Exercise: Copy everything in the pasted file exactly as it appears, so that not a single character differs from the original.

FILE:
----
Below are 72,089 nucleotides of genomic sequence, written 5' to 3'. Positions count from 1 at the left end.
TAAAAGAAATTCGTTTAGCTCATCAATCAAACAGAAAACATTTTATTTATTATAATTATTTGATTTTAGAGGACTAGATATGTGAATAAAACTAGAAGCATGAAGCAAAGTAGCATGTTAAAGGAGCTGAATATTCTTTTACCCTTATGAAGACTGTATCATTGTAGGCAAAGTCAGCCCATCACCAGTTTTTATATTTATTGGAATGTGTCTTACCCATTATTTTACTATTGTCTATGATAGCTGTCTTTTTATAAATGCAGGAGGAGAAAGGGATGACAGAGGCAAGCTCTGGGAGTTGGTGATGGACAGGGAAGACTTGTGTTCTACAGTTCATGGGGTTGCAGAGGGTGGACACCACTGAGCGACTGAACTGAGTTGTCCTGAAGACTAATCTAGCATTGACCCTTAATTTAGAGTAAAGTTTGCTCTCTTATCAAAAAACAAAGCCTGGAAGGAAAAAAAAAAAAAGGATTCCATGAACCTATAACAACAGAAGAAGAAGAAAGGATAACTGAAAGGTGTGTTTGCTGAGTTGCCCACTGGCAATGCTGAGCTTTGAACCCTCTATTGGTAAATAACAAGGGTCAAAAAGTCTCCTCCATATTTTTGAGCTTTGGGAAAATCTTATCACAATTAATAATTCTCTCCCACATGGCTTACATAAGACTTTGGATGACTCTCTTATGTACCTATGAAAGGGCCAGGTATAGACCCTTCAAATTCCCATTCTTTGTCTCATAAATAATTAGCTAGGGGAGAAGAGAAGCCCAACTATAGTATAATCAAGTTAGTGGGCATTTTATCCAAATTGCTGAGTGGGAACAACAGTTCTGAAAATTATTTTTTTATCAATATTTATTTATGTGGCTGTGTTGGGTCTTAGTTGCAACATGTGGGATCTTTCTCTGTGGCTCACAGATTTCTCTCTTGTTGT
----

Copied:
Below are 72,089 nucleotides of genomic sequence, written 5' to 3'. Positions count from 1 at the left end.
TAAAAGAAATTCGTTTAGCTCATCAATCAAACAGAAAACATTTTATTTATTATAATTATTTGATTTTAGAGGACTAGATATGTGAATAAAACTAGAAGCATGAAGCAAAGTAGCATGTTAAAGGAGCTGAATATTCTTTTACCCTTATGAAGACTGTATCATTGTAGGCAAAGTCAGCCCATCACCAGTTTTTATATTTATTGGAATGTGTCTTACCCATTATTTTACTATTGTCTATGATAGCTGTCTTTTTATAAATGCAGGAGGAGAAAGGGATGACAGAGGCAAGCTCTGGGAGTTGGTGATGGACAGGGAAGACTTGTGTTCTACAGTTCATGGGGTTGCAGAGGGTGGACACCACTGAGCGACTGAACTGAGTTGTCCTGAAGACTAATCTAGCATTGACCCTTAATTTAGAGTAAAGTTTGCTCTCTTATCAAAAAACAAAGCCTGGAAGGAAAAAAAAAAAAAGGATTCCATGAACCTATAACAACAGAAGAAGAAGAAAGGATAACTGAAAGGTGTGTTTGCTGAGTTGCCCACTGGCAATGCTGAGCTTTGAACCCTCTATTGGTAAATAACAAGGGTCAAAAAGTCTCCTCCATATTTTTGAGCTTTGGGAAAATCTTATCACAATTAATAATTCTCTCCCACATGGCTTACATAAGACTTTGGATGACTCTCTTATGTACCTATGAAAGGGCCAGGTATAGACCCTTCAAATTCCCATTCTTTGTCTCATAAATAATTAGCTAGGGGAGAAGAGAAGCCCAACTATAGTATAATCAAGTTAGTGGGCATTTTATCCAAATTGCTGAGTGGGAACAACAGTTCTGAAAATTATTTTTTTATCAATATTTATTTATGTGGCTGTGTTGGGTCTTAGTTGCAACATGTGGGATCTTTCTCTGTGGCTCACAGATTTCTCTCTTGTTGT